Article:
Lost but not least! Sylvester feat. Jeanie Tracy – Give It Up (Don’t Make Me Wait) (Fantasy)
If ever there was a Disco Queen in all senses of the term, then this would be California native Sylvester. A figure who managed to blend his Gospel heritage from his young days with the in yer face energy of Disco beats back then. Developping a flamboyant androgynous appearence, his insane falsetto performances adding to his ongoing legend.
A reaction to the Disco sucks movement that took place in Chicago during the Summer of 1979? The one known as its undisputed Queen obviously took his distance from the genre. Releasing soon after the infectious funk bass-driven midtempo ‘Give It Up’. Eventually sharing the vocal duties with the sultry Jeanie Tracy. And surrounded by the late Woody Cunningham of the Kleeer fame on drums and Gerald Martin responsible for a blowing jazzy sax part. Not surprisingly, the unsung ‘Give It Up’ never got the same recognition as ‘You Make Me Feel’ or ‘Dance (Disco Heat)’. Larry Levan turned it though into a classic at The Paradise Garage which is justice!
Born in Watts, Los Angeles, Sylvester James, Jr. first established himself as a child Gospel star through the choir of his Pentecostal church. He would leave the church after the congregation expressed disapproval of his homosexuality. And from then, he found friendship among a group of Black cross-dressers and transgender women who called themselves The Disquotays. Movin’ to San Francisco, he fronted avant-garde drag troupe The Cockettes. And while touring in New York, he set up his own group (Sylvester & The Hot Band). He soon after met Martha Wash and Izora Rhodes who became his background singers (also known as Two Tons Of Fun) in addition to Jeanie Tracy.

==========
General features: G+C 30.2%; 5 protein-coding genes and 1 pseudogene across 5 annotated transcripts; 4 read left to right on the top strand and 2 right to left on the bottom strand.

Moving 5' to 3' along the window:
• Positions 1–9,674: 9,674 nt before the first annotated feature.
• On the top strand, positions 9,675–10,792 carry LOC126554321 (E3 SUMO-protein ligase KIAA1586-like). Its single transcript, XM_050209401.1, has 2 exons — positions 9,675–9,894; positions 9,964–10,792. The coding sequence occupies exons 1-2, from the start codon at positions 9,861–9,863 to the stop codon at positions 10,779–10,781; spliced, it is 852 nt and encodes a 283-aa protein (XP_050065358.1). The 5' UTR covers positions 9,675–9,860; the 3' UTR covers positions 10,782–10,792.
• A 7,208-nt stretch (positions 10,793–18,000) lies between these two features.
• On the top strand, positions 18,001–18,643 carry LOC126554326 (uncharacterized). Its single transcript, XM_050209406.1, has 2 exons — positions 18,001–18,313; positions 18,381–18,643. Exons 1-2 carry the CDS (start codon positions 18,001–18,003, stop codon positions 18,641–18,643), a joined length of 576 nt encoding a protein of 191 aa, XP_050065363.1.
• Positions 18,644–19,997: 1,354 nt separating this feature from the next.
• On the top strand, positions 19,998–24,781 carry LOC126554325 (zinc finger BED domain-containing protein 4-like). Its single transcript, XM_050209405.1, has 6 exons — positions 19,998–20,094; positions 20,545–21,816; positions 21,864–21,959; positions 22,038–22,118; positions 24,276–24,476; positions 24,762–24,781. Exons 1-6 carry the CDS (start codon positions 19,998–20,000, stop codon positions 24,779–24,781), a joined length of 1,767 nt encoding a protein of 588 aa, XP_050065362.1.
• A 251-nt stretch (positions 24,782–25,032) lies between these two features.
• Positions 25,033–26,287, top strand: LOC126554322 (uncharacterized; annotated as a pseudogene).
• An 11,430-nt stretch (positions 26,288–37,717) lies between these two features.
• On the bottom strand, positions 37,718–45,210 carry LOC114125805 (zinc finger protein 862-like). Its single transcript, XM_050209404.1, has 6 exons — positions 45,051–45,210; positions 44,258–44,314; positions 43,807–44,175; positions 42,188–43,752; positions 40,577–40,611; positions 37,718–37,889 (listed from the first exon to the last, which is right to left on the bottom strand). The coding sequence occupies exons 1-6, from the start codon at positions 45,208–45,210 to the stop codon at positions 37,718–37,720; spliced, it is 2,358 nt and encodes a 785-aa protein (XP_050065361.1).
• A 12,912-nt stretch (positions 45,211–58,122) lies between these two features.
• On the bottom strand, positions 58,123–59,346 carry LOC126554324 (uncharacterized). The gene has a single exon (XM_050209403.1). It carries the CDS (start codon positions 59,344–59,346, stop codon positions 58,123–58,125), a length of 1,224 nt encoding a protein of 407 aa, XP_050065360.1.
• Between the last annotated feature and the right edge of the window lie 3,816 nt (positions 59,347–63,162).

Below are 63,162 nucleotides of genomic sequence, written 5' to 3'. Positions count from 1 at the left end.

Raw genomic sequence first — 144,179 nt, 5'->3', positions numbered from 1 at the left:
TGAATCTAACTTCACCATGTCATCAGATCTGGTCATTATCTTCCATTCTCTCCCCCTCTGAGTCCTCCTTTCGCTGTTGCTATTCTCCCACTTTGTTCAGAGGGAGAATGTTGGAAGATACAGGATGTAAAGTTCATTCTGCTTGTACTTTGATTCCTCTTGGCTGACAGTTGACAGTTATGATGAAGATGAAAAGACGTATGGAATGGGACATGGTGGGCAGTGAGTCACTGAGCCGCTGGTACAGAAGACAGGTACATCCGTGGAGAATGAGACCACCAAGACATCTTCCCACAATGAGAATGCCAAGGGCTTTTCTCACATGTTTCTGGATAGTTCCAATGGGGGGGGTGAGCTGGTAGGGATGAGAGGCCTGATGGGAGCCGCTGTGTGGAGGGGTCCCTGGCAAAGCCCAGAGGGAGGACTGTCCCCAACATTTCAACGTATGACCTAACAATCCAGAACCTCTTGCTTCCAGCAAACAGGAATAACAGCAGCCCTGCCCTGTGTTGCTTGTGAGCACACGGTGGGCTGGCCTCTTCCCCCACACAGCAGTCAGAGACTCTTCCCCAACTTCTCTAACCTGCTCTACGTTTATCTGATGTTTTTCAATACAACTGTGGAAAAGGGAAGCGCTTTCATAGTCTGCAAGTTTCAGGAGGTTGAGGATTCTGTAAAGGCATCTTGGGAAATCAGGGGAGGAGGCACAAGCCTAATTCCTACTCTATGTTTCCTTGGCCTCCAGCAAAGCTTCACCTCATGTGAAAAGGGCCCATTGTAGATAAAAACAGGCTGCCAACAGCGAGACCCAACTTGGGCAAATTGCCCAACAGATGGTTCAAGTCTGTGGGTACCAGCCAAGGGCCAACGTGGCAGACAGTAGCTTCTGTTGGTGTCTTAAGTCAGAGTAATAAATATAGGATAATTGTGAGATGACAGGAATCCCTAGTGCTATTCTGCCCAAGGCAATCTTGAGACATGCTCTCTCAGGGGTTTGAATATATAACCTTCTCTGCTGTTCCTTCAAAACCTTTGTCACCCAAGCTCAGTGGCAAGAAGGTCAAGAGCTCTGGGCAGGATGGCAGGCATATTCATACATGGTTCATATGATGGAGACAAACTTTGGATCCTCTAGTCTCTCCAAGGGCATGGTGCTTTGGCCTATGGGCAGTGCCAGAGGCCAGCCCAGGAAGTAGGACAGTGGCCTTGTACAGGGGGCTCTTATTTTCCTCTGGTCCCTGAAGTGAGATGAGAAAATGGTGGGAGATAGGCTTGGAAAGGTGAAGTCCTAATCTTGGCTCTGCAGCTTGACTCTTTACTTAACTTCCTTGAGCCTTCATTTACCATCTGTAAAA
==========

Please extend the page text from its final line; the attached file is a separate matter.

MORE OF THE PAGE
After two albums on Blue Thumb which went unsuccessful, he therefore went solo, signing a deal with producer Harvey Fuqua of Fantasy Records. He released 6 albums for the label between 1977 and 1981. There, he rose to fame with classics such as ‘You Make Me Feel’, ‘Dance (Disco Hits)’ and ‘I (Who Have Nothing)’. But also ‘I Need You’ and ‘Give It Up (Don’t Make Me Wait)’, a Paradise Garage anthem, along with Jeanie Tracy. Not to mention his unforgettable version of ‘Over And Over’. He then switched to Megatone Records, working with producer Patrick Cowley. This giving birth to the memorable ‘Do You Wanna Funk’.
The flamboyant singer, also known as The Queen Of Disco, sadly died on Dec. 16, 1988, aged 41, after a long battle against AIDS. (*) In 2005, he was posthumously inducted into the Dance Music Hall of Fame, while his life has been recorded in a biography and made the subject of both a documentary and a musical. (* Wikipedia)
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